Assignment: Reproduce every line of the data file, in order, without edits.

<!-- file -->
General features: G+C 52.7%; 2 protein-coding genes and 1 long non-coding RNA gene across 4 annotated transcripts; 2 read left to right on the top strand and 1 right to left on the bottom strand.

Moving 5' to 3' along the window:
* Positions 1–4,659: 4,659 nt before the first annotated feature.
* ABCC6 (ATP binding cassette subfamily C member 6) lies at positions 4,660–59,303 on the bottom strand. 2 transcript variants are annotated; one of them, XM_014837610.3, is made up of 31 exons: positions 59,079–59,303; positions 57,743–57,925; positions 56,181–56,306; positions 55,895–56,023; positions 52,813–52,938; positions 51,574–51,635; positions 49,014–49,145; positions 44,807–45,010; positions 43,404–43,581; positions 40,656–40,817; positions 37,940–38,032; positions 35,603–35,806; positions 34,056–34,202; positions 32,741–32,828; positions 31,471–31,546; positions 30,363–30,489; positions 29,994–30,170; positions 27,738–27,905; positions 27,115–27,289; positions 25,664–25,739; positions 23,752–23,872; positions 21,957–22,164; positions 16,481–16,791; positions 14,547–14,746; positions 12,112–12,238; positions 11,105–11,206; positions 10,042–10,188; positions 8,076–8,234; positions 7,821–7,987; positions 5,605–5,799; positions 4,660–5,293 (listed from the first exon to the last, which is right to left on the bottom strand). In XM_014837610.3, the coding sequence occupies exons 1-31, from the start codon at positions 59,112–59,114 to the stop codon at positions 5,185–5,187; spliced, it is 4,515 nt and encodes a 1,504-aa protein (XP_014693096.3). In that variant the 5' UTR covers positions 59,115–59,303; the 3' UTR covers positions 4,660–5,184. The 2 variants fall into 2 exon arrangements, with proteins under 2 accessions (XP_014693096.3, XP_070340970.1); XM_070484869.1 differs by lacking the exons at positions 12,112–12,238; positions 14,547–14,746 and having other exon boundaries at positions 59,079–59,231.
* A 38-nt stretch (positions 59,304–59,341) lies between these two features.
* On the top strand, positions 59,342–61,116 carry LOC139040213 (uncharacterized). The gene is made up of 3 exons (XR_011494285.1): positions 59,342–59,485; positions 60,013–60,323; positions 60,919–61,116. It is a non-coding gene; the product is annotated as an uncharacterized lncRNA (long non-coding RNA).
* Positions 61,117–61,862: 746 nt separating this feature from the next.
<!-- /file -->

General features: G+C 52.7%; 2 protein-coding genes and 1 long non-coding RNA gene across 4 annotated transcripts; 2 read left to right on the top strand and 1 right to left on the bottom strand.

Moving 5' to 3' along the window:
* Positions 1–4,659: 4,659 nt before the first annotated feature.
* ABCC6 (ATP binding cassette subfamily C member 6) lies at positions 4,660–59,303 on the bottom strand. 2 transcript variants are annotated; one of them, XM_014837610.3, is made up of 31 exons: positions 59,079–59,303; positions 57,743–57,925; positions 56,181–56,306; positions 55,895–56,023; positions 52,813–52,938; positions 51,574–51,635; positions 49,014–49,145; positions 44,807–45,010; positions 43,404–43,581; positions 40,656–40,817; positions 37,940–38,032; positions 35,603–35,806; positions 34,056–34,202; positions 32,741–32,828; positions 31,471–31,546; positions 30,363–30,489; positions 29,994–30,170; positions 27,738–27,905; positions 27,115–27,289; positions 25,664–25,739; positions 23,752–23,872; positions 21,957–22,164; positions 16,481–16,791; positions 14,547–14,746; positions 12,112–12,238; positions 11,105–11,206; positions 10,042–10,188; positions 8,076–8,234; positions 7,821–7,987; positions 5,605–5,799; positions 4,660–5,293 (listed from the first exon to the last, which is right to left on the bottom strand). In XM_014837610.3, the coding sequence occupies exons 1-31, from the start codon at positions 59,112–59,114 to the stop codon at positions 5,185–5,187; spliced, it is 4,515 nt and encodes a 1,504-aa protein (XP_014693096.3). In that variant the 5' UTR covers positions 59,115–59,303; the 3' UTR covers positions 4,660–5,184. The 2 variants fall into 2 exon arrangements, with proteins under 2 accessions (XP_014693096.3, XP_070340970.1); XM_070484869.1 differs by lacking the exons at positions 12,112–12,238; positions 14,547–14,746 and having other exon boundaries at positions 59,079–59,231.
* A 38-nt stretch (positions 59,304–59,341) lies between these two features.
* On the top strand, positions 59,342–61,116 carry LOC139040213 (uncharacterized). The gene is made up of 3 exons (XR_011494285.1): positions 59,342–59,485; positions 60,013–60,323; positions 60,919–61,116. It is a non-coding gene; the product is annotated as an uncharacterized lncRNA (long non-coding RNA).
* Positions 61,117–61,862: 746 nt separating this feature from the next.